ND: Both of you guys are plainly known as singers rather than talkers — the “Country Caruso” and the “Pavarotti of the Plains.”

DW: There was a guy named Charles Young from Playboy magazine who came out where we were playing. They were going to make me the centerfold, but I was just too fat for a ten-page foldout. Anyway, he said that old song I wrote called “The Party Don’t Start Till The Playboys Get Here” ought to be the theme song of Playboy magazine, and he said, “I rate this guy the Pavarotti of the plains.” And then all the other music magazines started picking it up.

JB: This Country Caruso thing got started by this music critic out of Houston named Bob Claypool. I think because of my range and my vibrato, but something like that’s hard to live up to. Fortunately, country people don’t know who the hell Caruso was anyway.

ND: With both of you, if you hear one of your cuts, you know instantly who’s singing. Did those styles come naturally or did you pattern yourselves after other singers?

JB: I think I’ve stole from everybody ion the business.

DW: Me, too.

Enjoy the ND archives? Consider making a donation with PayPal or send a check to:
No Depression, 460 Bush St., San Francisco, CA 94108


Did you enjoy this article? Start a discussion about it, or find out what others are saying in the No Depression Community forum.

Join the Discussion »

Find out what's going on in roots music. Share concert photos and videos, learn about new artists, blog about the music you love.

Join the No Depression Community »

Originally Featured in Issue #15 May-June 1998

Buy our history before it’s gone!

Each issue is artfully designed and packed full of great photos that you don‘t get online. Visit the No Depression store to own a piece of history.

Visit the No Depression Store »

From the Blogs

  • No Depression Is Getting a Facelift: A Note About What's Around the Bend
    Ever since we announced that No Depression had been acquired by FreshGrass back in March, we’ve heard from many of you with questions, concerns, and ideas about the future of this website and the community that gathers here. We created a forum topic at that time so we could organize these comments and refer to them frequently, which we have done as we’ve dev […]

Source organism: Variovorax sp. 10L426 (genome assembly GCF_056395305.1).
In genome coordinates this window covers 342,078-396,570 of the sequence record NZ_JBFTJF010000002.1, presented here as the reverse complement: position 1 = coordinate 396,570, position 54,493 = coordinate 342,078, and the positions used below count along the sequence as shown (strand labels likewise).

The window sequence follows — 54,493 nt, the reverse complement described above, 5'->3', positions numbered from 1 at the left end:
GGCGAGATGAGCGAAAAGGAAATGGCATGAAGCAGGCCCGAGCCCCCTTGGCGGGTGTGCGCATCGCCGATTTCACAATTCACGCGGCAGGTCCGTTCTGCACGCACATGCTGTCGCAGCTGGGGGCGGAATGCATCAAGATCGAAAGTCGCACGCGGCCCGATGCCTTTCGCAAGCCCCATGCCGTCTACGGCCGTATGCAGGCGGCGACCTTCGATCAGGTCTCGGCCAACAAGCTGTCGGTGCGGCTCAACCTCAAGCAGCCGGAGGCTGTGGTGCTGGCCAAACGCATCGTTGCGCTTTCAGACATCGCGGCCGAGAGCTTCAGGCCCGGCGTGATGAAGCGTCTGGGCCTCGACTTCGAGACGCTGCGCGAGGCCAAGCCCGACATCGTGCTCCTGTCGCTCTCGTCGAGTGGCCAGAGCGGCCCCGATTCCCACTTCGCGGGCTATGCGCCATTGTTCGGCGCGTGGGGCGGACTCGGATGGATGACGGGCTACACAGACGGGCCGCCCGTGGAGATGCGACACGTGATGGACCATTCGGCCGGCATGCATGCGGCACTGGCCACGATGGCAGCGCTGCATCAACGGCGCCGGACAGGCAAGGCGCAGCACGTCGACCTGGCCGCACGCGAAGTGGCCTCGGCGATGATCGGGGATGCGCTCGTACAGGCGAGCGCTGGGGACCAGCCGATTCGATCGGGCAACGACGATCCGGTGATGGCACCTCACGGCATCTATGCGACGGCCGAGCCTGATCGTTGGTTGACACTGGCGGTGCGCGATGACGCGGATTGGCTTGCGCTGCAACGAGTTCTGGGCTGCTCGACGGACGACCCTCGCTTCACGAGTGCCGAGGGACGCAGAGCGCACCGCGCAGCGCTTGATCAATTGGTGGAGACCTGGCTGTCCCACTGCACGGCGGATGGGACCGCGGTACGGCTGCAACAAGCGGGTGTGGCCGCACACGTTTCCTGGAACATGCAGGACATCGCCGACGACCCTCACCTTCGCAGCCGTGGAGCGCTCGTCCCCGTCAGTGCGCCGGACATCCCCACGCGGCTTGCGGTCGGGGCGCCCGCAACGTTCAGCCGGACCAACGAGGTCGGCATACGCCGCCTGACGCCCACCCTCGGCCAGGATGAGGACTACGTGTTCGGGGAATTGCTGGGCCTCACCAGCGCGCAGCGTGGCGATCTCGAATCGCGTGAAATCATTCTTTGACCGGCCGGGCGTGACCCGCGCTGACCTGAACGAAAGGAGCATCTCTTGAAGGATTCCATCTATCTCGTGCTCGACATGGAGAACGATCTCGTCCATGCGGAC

• Getting to Know Ashley Sofia -- Falcon Ridge Emerging Artist
    Have you ever had the feeling that a musician may have traveled through space and time during a recording project?  Music critics and fans are hailing Ashley Sofia as a 21st century reincarnation of the Laurel Canyon folk-rock sound  on the early 1970s. Ashley’s songwriting and captivating voice make for a great combination; she’s definitely worth a… […]
  • Learning Songwriting at the Feet of Steve Earle
    Steve Earle has his eye on the history books. Not for himself, necessarily - though I doubt he’d object - but for his art form, “songwriting as literature.” With Camp Copperhead, Steve seemed to be trying to secure this form a place in history. “Four days of singing and songwriting,” the marketing materials promised. “Hard core.” I’m a non-professional songw […]
  • Jack Clement – For Once And For All (Album Review)
    Allen, Reynolds, and a laid-back, masterful collection of familiar Clement-penned country classics. A decade of Clement-penned originals plus a pair of co-writes grace this late music legend’s third solo collection, released just short of a year after his passing aged 82. Memphis-raised Jack Henderson Clement launched his career with the renowned imprint Sun […]
  • Wise Old Moon - The Patterns (Album Review)
    Wise Old Moon. Sounds like a tall tale from an old children’s story book. Perhaps the namesake of a tavern or bookstore in a New England town that hasn’t quite caught up with time yet? But in this case it’s the name of a young and truly gifted roots music outfit from the Connecticut area. Every so often a record comes along that makes you happy this kind of […]
  • Led Zeppelin - Led Zeppelin I, II & III 2014 Remasters (Album Review)
    Has any music reviewer ever missed the mark more than John Mendelsohn in his 1969 Rolling Stone critique of Led Zeppelin’s scorching, finely honed debut? After calling the album self-indulgent, he labeled Jimmy Page “a very limited producer and a writer of weak, unimaginative songs” and dismissed Robert Plant’s “strained and unconvincing shouting.” The album […]

Shop Amazon by clicking through this logo to support NoDepression.com. We get a percentage of every purchase you make!

Subscribe To the No Depression Newsletter

Subscribe to the No Depression Newsletter